Grief Recovery Method ®


How Common is grief?

Grief is the normal and natural emotional response to change or loss of any kind – death, divorce, moving, financial changes, health changes, relationship changes and many more. In fact, the GRM list more than 40 life events that cause us to grieve.

Grief is also the result of unmet hopes, dreams and expectations and the loss of intangible concepts such as safety, trust, security, respect, faith, and hope.

Grief is universal.  All of us have experienced grief throughout our lives, as a result of many changes and losses.  But we are not well prepared to really handle, manage or recover from the emotional impact which result from these changes and losses.

Find the Correct Tools

Why are we so ill prepared for grief?

Just as our grief is universal, the ineffective ways of dealing with it are also pretty universal.  Often, the way we manage our grief is the same – or similar to – the ways our parents and other key figures in our lives have managed theirs…  in fact, sometimes for many generations.  In addition to parents and key family members, we also learn ineffective tools for dealing with grief from other key adults in our lives as we are growing up – teachers, clergy, coaches, counselors, even the media and tv and music personalities.  

Grief is an emotional response – yet often we try to ease our grief by using intellectual tools – we try to “figure it out,” “solve it” or “understand” it.  Just as if we were asked to paint a room, but were only given a hammer and a screw driver, we cannot accomplish the task of recovering from grief with inappropriate tools.  If given a paint brush, paint and a drop cloth, we could indeed paint a room.  Given the proper emotional tools, we can also achieve recovery from our grief.  That’s what the Grief Recovery Method provides – the appropriate emotional tools for doing this work.  

Step by Step

How does the GRM help?

The GRM is a method – a step by step process – an “action program” – for unlocking and respecting the emotional experience of our grief – both the immediate or presenting grief issues – and those that may have been holding us captive for years.  Often, the most recent or presenting loss is actually made more difficult by related experiences from our past which were not recognized or addressed at the time – adding weight to that resulting from the current loss.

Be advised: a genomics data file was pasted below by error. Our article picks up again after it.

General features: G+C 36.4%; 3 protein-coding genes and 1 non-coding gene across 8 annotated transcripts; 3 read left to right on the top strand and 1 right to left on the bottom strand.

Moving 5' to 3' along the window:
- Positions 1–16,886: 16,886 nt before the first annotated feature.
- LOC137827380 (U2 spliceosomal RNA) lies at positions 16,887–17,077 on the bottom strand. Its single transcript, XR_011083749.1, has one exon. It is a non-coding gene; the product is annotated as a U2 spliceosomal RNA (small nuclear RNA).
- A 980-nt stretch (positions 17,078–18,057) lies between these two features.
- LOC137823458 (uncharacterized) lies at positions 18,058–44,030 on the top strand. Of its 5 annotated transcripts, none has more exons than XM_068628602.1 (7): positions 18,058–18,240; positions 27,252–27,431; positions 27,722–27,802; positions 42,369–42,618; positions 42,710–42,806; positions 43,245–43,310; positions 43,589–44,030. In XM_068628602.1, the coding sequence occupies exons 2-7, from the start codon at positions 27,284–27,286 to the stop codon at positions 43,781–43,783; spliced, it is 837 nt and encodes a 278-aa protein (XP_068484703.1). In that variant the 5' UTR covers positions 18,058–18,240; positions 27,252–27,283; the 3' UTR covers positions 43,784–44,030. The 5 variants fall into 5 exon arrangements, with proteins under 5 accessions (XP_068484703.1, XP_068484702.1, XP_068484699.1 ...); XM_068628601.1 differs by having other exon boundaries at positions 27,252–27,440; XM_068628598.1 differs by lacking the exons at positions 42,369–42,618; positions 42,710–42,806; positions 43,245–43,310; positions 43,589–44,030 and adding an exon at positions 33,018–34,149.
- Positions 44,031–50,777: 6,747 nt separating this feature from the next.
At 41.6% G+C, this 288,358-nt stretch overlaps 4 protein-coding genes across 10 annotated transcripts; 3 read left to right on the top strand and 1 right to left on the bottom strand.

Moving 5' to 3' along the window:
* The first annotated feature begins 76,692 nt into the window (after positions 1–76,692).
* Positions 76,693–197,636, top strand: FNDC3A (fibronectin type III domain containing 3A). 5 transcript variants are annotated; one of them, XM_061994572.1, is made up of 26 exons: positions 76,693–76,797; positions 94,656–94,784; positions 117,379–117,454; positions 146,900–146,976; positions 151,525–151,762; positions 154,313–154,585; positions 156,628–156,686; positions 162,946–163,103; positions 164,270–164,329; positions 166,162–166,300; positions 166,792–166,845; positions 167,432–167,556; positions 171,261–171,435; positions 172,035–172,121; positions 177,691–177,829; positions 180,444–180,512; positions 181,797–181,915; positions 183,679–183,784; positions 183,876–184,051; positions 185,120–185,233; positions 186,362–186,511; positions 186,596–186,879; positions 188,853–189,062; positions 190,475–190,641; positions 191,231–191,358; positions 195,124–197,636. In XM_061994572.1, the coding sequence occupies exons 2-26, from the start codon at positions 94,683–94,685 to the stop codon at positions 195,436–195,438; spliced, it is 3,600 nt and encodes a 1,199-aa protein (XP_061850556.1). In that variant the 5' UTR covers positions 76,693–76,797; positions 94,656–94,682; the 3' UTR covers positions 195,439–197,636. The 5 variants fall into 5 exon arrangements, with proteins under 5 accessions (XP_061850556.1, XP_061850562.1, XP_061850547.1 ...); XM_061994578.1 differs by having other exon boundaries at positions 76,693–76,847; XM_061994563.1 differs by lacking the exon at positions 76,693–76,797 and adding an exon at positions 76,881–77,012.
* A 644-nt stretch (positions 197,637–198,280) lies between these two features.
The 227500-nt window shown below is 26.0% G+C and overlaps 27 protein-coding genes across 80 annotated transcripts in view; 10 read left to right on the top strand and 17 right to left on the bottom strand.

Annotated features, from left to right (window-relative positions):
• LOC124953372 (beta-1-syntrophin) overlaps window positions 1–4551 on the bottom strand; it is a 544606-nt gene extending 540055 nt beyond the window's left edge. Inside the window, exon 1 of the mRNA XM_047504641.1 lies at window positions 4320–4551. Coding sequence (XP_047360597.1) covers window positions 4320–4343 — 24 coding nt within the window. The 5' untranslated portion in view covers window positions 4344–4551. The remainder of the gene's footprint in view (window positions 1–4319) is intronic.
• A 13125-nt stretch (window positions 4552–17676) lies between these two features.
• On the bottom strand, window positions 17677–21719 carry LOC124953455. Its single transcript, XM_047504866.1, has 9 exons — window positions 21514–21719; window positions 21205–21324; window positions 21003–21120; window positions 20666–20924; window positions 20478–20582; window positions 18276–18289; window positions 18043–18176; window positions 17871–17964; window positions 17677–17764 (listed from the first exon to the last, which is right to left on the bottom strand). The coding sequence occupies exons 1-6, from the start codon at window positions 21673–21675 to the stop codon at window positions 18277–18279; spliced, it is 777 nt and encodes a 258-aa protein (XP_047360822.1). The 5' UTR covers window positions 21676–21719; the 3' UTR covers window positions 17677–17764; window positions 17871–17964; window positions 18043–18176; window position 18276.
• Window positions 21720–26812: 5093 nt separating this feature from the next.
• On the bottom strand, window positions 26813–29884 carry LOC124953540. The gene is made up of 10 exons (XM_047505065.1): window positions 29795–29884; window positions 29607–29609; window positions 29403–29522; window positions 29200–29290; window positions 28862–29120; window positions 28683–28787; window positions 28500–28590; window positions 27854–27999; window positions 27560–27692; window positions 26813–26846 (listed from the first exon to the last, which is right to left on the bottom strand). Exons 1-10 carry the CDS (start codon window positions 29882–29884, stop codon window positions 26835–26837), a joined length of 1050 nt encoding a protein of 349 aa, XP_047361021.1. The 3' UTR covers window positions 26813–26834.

Through a defined step-by-step process, the GRM first explores the “old, ineffective tools” we’ve been using, with the belief that it’s hard to learn new tools if we don’t understand why the old ones might not have been effective.  Then, the process shifts to the introduction of new tools which can be used across a wide gamut of losses – from persons, to pets, to hopes and dreams and expectations, to those intangible things like trust, safety or faith.  At every step the griever is respected, listened to and heard without judgement or analysis, and is supported in identifying and giving voice to the array of emotions that accompany the full extent of the loss.  Once the GRM process is completed for one loss, it can be used over and over again, to address other past losses, and to help more quickly address new losses.  


What's the process?

The GRM is an action-based program that involves reading and writing assignments as outlined in “The Grief Recovery Handbook, the Action Program for Moving Beyond Death, Divorce and Other Losses.”   

The GRM is a time-limited program – with a set number of sessions, depending on whether one is working the program alone or in a group.  If done in the group format, it is not a “drop in” group, meaning that those who participate are there throughout the entire program, to help build the sense of safety and trust.  

The GRM is facilitated by a Grief Recovery Specialist, certified by the Grief Recovery Institute (your’s truly in this case).  We are trained to deliver the GRM and have experience in working with a variety of types of loss and people form all walks of life.  

The GRM is an evidence-based program, having documented statistically significant improvements in grievers’ knowledge, attitudes and behaviors related to grief.  More information about the research can be found at